Coal mining in India is 235 years old. The pace of growth of this sector was sluggish till the late 1940s, with the production being a mere 30 million tonne (mt) in 1946. Soon after independence, the government realized that coal mines were not adopting scientific and safe practices. Also, due to the growing domestic consumption, an urgent need was felt for a more systematic and scientific development of the industry.
Importing still? Workers at a coal mine. Coal reserves in the country are estimated at 267 billion tonnes—one of the richest in the world. Hindustan Times
Thus began the task of nationalization of the coal sector.
The Coal Mines (Nationalisation) Act, 1973, was passed vesting ownership and management of coal mines with the Union government. As of date, Coal India Ltd (CIL), through its various subsidiary colliery companies, and the Singareni Collieries Co. Ltd are the two public sector mining companies.
By an amendment to the Nationalisation Act in 1976, two exceptions were made:
(i) coal mining for captive consumption by private companies producing iron and steel, and (ii) sub-lease for coal mining to private parties in isolated small pockets not amenable to economic development and not requiring rail transport. A 1993 amendment further allowed captive mining for generation of power, washing of coal obtained from mines and other end uses as notified by the government from time to time.
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The ministry of coal estimates a shortfall in coal supply of around 51mt by fiscal 2011-12.
With several power projects being developed in India, demand for coal is bound to increase, adding to the demand-supply gap. Coal reserves in the country are estimated at 267 billion tonnes—one of the richest in the world. However, instead of being an exporter, India has to import coal to meet its requirements. A long-term policy for the development of coal resources is, therefore, essential.
Further, factors such as emergence of coal mafia, unhealthy working conditions, capital requirement for augmentation of mining capacities and the government’s own divestment policy have prompted the government to rethink allowing private sector participation in non-captive coal mining.
In February 1997, the cabinet approved a proposal to amend the Nationalisation Act to allow non-captive coal mining.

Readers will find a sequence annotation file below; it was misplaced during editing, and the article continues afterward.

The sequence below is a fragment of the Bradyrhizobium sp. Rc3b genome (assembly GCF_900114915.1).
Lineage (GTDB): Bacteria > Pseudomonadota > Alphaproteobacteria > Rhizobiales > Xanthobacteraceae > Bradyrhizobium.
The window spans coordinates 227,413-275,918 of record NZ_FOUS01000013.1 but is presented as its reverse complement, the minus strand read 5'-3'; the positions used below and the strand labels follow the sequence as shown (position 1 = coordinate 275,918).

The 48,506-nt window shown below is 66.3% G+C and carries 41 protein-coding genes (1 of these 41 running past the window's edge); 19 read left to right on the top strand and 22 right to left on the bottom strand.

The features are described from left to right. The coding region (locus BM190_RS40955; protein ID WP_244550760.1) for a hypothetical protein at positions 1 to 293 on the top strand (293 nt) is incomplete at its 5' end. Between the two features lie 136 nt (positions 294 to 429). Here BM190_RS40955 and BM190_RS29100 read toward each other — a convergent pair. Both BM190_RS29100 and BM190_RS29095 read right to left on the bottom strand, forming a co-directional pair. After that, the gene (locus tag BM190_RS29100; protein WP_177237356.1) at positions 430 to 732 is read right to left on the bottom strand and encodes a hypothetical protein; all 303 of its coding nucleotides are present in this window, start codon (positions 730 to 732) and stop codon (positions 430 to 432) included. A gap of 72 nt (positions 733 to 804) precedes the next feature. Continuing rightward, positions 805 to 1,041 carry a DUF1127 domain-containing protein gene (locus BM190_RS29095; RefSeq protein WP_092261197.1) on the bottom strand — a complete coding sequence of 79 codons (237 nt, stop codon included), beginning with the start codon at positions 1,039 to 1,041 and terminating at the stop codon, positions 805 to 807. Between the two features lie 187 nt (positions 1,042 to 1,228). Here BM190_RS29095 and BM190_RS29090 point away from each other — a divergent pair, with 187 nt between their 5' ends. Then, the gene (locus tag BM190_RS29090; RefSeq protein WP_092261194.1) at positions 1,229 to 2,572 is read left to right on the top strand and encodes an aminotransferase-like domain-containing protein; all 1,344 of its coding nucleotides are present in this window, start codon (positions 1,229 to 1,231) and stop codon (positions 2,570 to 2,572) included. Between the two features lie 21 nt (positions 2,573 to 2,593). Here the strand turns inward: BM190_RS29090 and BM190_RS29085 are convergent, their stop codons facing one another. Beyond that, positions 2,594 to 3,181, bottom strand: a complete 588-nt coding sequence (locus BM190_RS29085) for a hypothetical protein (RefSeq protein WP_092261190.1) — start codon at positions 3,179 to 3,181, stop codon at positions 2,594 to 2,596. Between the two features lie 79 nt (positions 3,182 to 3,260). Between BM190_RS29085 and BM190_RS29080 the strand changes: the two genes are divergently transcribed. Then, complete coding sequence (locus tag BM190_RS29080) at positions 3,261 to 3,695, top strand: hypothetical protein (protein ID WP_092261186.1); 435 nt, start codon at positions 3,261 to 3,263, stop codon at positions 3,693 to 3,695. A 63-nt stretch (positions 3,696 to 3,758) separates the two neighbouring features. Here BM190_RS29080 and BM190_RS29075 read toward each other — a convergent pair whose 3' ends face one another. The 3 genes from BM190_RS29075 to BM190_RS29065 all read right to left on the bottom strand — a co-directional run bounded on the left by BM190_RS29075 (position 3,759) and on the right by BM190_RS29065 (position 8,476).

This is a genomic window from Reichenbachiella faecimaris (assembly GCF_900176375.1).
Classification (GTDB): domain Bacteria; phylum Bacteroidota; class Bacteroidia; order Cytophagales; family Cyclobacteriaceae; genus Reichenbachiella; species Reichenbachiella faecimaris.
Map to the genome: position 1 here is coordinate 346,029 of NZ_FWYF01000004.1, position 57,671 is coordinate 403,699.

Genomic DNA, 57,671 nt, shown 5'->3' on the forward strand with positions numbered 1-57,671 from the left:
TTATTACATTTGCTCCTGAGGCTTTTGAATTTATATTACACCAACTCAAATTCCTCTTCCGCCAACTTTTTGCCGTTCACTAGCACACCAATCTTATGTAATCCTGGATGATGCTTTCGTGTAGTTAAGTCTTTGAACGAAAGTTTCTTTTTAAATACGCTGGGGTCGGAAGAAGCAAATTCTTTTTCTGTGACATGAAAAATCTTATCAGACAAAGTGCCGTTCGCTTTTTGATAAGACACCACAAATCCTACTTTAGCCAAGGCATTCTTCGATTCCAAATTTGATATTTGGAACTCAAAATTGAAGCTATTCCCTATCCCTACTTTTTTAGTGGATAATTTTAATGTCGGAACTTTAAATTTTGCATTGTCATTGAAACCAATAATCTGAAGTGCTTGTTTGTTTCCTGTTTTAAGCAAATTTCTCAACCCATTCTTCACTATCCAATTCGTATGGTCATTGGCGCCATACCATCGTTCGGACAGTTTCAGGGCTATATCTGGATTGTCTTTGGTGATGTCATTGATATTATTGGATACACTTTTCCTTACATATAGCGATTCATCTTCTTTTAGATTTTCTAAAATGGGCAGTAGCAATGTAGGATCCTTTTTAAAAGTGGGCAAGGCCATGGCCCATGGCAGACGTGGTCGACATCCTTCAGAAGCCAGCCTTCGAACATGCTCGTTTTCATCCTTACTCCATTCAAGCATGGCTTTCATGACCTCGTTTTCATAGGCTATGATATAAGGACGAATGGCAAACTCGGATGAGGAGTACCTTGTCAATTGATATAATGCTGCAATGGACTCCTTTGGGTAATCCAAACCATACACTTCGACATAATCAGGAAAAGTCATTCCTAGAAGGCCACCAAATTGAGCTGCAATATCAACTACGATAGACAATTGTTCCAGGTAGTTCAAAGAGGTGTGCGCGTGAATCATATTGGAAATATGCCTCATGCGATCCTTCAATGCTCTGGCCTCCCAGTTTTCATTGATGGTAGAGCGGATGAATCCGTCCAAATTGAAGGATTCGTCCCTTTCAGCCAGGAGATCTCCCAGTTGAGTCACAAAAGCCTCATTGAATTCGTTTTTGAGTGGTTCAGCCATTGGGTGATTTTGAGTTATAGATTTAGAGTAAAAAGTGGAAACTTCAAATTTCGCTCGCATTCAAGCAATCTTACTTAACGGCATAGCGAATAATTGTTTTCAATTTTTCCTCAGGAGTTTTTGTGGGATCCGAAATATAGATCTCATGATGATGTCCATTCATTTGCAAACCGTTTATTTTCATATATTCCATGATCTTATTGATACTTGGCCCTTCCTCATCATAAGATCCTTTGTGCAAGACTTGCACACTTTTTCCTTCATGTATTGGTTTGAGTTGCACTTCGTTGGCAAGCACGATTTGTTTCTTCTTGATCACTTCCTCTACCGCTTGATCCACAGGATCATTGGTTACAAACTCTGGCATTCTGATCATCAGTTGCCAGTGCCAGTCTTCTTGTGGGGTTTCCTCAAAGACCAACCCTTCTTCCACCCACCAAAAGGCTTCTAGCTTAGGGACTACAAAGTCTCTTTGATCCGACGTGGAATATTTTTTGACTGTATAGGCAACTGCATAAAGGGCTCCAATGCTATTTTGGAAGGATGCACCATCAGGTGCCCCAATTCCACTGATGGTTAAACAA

However, this met with stiff opposition from trade unions, who expressed concerns over unscientific mining and possible labour exploitation. Due to this, it took at least three years for the Bill to be formulated and it was introduced in Parliament in 2000. The Bill is yet to be passed even after eight years.
In February 2006, the government permitted 100% foreign direct investment under automatic route for captive coal mining by power projects, iron and steel, cement production and other eligible activities permitted under the Nationalisation Act.
Since coal mining is a highly capital intensive industry and the gestation period is very long, the government will have to provide incentives to private players to ensure viability of operations. Already, local and foreign players are waiting for the government to announce opening up of the mining sector for private participation. Rio Tinto, ArcelorMittal, Titan Mining, Reliance, Sterlite and JSW Steel, among others, have evinced interest in the recently floated global expression of interest by CIL for developing abandoned mines.
The day is not far when the government will suggest a road map for allowing private sector companies to carry out non-captive development and extraction of coal. This will bridge demand-supply gap and also improve quality. Additionally, it would benefit large coal-consuming industries such as thermal power, steel, cement and fertilizers and chemicals. Greater efficiency would be achieved when public sector mining companies face competition.
Nanda Shah is associate director and Deepak Bahirwani is manager at PricewaterhouseCoopers.
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